The root of problems of access, quality and equity in education is found in the fact that the parents of poor children have little or no voice in education policy processes. This is why influencing educational reform at a local level is only part of our work. Engaging in national education policy debate is equally important.
In an effort to place education reform higher up on the domestic political agenda, we have played a major role in building national alliances on basic education in many countries across Africa, Asia and Latin America. These often bring together diverse international and national NGOs, trade unions (especially teachers' unions), parents' associations, women's movements, child labour or debt campaigners and social movements.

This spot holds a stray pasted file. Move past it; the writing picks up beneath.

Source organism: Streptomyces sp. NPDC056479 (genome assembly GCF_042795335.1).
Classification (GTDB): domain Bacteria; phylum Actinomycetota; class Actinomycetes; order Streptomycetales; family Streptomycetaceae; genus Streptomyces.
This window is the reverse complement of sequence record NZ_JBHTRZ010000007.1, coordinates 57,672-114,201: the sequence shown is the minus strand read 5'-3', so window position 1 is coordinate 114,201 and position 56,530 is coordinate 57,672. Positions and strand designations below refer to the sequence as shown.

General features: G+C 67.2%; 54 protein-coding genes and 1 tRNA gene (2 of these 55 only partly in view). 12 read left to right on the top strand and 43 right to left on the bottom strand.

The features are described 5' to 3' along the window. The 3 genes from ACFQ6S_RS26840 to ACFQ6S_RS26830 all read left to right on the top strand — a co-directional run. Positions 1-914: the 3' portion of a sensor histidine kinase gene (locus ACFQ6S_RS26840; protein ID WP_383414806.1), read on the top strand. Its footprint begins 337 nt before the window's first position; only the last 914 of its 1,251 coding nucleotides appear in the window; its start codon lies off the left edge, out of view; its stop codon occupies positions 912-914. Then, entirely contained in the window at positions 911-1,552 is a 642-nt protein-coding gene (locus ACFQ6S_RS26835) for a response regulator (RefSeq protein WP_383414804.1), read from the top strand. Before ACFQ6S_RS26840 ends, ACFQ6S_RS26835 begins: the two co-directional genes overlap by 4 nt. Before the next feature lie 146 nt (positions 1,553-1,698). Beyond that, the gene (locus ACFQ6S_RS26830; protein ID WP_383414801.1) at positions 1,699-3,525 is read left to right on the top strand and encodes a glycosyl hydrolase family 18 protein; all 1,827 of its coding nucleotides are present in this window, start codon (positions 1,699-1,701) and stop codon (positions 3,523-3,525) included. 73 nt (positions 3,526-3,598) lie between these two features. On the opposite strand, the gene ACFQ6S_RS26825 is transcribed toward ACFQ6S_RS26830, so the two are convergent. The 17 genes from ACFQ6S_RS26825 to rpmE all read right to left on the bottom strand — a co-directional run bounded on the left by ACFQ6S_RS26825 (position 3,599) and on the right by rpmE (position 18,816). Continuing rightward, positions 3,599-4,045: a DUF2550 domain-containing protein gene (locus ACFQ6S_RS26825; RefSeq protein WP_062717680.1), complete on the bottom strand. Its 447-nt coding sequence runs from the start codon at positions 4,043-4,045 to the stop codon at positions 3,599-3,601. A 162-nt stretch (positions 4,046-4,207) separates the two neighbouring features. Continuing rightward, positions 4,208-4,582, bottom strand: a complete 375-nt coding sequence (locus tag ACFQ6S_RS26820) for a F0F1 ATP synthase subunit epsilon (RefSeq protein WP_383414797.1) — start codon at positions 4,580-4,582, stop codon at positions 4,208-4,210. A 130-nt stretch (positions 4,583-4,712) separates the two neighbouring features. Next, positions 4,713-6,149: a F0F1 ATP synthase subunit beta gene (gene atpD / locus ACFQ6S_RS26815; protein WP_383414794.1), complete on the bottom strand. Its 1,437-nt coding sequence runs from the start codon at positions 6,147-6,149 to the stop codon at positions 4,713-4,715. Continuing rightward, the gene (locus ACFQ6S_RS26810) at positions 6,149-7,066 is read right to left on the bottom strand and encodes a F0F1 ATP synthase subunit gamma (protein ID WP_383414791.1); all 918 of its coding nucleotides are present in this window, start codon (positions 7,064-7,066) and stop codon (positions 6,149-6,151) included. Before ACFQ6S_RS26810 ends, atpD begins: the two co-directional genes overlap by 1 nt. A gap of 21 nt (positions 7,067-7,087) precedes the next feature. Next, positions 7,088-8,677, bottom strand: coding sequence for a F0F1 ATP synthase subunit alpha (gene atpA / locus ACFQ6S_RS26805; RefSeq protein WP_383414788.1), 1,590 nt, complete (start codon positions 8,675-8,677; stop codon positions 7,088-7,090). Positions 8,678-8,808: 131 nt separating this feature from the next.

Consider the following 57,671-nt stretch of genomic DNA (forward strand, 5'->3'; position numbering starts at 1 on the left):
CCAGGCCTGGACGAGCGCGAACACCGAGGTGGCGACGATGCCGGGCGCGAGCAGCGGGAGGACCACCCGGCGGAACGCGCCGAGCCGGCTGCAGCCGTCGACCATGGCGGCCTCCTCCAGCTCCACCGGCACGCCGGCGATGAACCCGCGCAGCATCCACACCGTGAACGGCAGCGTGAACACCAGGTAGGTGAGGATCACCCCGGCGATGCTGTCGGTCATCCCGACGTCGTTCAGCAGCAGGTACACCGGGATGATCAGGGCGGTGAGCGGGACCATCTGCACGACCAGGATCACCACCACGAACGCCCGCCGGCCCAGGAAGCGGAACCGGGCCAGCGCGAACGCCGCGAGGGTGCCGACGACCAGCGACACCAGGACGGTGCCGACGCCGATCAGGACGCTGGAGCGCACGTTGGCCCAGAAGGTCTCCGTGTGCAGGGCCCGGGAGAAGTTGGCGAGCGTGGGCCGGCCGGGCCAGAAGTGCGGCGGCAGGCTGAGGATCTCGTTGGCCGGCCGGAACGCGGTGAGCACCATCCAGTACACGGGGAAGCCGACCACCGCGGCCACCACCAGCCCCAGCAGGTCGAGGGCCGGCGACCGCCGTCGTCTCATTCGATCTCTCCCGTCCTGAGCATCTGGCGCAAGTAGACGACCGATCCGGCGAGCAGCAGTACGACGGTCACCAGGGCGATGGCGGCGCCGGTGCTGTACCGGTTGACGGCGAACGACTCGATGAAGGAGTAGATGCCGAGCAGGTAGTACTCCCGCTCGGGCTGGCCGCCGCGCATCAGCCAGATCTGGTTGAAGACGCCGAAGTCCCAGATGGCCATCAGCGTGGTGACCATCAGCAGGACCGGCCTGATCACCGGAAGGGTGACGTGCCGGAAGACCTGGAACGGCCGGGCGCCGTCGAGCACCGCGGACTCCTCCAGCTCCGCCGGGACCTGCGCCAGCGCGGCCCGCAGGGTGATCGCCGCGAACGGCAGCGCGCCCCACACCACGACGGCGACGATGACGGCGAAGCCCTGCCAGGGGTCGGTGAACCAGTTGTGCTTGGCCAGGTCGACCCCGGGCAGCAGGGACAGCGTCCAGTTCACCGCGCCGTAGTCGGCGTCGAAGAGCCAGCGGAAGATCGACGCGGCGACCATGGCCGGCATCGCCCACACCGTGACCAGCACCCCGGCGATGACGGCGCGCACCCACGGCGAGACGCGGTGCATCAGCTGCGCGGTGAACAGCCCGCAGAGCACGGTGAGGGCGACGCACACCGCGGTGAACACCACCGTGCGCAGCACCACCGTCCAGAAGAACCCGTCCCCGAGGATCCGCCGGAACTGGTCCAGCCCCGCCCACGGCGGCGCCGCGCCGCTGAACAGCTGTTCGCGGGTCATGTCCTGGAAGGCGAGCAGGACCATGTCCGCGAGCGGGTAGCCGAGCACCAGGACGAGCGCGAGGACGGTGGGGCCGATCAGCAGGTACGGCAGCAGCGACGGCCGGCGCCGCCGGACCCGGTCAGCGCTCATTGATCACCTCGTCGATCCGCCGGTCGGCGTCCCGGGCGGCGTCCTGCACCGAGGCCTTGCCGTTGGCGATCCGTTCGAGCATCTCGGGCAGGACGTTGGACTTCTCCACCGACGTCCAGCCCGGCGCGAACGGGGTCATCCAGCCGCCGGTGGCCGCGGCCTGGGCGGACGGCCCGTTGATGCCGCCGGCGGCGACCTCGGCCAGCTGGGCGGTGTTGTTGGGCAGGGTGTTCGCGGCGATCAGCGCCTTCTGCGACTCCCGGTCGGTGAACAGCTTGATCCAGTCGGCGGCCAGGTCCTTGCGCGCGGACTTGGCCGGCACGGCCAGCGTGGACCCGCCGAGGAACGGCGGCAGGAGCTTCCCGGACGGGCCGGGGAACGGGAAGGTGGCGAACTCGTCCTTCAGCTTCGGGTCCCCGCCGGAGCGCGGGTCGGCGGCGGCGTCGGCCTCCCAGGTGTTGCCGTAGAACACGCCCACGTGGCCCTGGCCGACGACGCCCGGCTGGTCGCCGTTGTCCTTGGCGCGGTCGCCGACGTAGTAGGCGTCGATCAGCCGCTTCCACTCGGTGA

The activities of these alliances and coalitions have included:
- influencing government policy
- mobilising the wider public through rallies, petitions and special events
- campaigning and lobbying to end gender discrimination
- working with the media and celebrities to influence public opinion
- engaging in cross-country research studies
- targeting the national budget process by producing simplified versions of the education budget
Many national governments have drawn on learning from our practical field experiences, or those of our partners, in their policy making. Co-operation and links with government education institutions are strong in many countries, particularly so in Africa.